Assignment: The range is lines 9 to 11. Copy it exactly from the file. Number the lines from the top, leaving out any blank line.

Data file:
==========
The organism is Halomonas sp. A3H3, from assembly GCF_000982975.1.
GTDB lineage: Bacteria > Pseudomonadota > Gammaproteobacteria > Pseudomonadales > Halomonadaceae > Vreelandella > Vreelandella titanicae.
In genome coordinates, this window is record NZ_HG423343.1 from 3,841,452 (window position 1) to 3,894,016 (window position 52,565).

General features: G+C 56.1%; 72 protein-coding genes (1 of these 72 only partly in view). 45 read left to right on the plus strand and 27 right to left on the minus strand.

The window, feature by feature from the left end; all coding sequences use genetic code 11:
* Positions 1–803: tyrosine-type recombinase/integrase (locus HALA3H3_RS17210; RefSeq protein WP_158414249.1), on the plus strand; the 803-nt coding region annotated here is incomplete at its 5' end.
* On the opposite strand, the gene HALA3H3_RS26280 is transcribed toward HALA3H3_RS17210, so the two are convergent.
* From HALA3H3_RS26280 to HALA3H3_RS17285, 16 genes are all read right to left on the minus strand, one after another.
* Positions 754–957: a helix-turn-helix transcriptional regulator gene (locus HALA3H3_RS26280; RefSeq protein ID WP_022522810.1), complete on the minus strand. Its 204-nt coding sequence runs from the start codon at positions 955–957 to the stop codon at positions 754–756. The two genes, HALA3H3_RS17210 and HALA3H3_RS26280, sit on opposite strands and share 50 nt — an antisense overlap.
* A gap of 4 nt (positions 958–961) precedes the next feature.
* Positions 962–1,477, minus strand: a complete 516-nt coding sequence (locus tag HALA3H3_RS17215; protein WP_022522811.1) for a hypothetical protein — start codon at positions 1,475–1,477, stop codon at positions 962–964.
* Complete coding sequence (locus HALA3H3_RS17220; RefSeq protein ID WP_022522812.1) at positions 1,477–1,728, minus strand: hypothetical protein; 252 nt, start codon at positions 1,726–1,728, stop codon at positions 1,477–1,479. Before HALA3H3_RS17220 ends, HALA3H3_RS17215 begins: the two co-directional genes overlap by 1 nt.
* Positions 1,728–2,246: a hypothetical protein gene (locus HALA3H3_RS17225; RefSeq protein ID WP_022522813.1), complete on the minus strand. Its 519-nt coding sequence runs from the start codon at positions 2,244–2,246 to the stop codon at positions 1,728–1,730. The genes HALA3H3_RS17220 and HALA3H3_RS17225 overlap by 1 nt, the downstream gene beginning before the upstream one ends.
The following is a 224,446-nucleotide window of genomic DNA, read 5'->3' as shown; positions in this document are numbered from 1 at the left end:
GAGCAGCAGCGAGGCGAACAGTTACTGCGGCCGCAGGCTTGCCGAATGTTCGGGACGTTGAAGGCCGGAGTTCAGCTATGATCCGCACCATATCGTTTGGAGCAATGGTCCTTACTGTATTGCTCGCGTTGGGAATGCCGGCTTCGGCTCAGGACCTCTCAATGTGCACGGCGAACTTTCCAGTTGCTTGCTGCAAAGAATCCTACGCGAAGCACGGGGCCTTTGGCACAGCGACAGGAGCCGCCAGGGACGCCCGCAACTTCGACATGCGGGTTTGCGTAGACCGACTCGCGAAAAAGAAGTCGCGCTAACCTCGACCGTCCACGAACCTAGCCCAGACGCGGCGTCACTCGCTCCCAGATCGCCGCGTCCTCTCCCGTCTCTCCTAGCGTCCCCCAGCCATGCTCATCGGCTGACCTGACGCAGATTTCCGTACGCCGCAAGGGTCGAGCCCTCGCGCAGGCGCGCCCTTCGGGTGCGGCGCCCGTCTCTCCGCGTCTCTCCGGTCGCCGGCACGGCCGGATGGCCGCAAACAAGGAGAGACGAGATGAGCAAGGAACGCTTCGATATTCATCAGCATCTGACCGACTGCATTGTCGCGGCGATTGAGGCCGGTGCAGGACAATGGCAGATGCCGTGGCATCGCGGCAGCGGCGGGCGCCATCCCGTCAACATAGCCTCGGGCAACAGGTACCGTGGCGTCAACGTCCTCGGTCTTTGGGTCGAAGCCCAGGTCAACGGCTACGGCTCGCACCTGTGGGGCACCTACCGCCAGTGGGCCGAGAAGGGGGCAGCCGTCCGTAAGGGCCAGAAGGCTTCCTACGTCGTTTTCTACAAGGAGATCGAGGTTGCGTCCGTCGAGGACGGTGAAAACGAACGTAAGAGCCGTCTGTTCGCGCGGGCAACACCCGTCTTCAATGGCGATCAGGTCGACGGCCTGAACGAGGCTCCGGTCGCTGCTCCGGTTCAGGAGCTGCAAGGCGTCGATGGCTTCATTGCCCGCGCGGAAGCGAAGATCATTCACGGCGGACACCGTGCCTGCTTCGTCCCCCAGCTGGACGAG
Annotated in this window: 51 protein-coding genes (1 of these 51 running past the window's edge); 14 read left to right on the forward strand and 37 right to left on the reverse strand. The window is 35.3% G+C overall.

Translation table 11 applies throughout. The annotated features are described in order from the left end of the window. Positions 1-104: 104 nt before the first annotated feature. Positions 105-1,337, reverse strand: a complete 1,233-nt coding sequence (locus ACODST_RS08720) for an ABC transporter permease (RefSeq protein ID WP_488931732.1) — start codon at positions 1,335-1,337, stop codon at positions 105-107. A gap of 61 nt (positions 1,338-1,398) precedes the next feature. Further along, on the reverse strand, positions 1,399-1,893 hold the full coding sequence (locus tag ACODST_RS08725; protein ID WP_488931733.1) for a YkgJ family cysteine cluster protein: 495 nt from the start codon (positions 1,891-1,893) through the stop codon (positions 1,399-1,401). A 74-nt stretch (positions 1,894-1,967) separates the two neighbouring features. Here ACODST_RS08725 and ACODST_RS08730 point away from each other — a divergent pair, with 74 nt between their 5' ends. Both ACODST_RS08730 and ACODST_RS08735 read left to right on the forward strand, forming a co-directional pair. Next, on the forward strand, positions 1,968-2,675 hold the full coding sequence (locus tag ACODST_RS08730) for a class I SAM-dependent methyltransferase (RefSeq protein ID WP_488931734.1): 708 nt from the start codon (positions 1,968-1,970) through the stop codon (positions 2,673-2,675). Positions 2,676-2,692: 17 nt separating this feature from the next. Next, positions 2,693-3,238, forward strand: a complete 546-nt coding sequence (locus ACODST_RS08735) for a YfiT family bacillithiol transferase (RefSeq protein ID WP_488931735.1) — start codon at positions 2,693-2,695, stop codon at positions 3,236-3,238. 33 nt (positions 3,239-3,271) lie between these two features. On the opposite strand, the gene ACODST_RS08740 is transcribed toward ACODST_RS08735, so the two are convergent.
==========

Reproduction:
* Positions 754–957: a helix-turn-helix transcriptional regulator gene (locus HALA3H3_RS26280; RefSeq protein ID WP_022522810.1), complete on the minus strand. Its 204-nt coding sequence runs from the start codon at positions 955–957 to the stop codon at positions 754–756. The two genes, HALA3H3_RS17210 and HALA3H3_RS26280, sit on opposite strands and share 50 nt — an antisense overlap.
* A gap of 4 nt (positions 958–961) precedes the next feature.
* Positions 962–1,477, minus strand: a complete 516-nt coding sequence (locus tag HALA3H3_RS17215; protein WP_022522811.1) for a hypothetical protein — start codon at positions 1,475–1,477, stop codon at positions 962–964.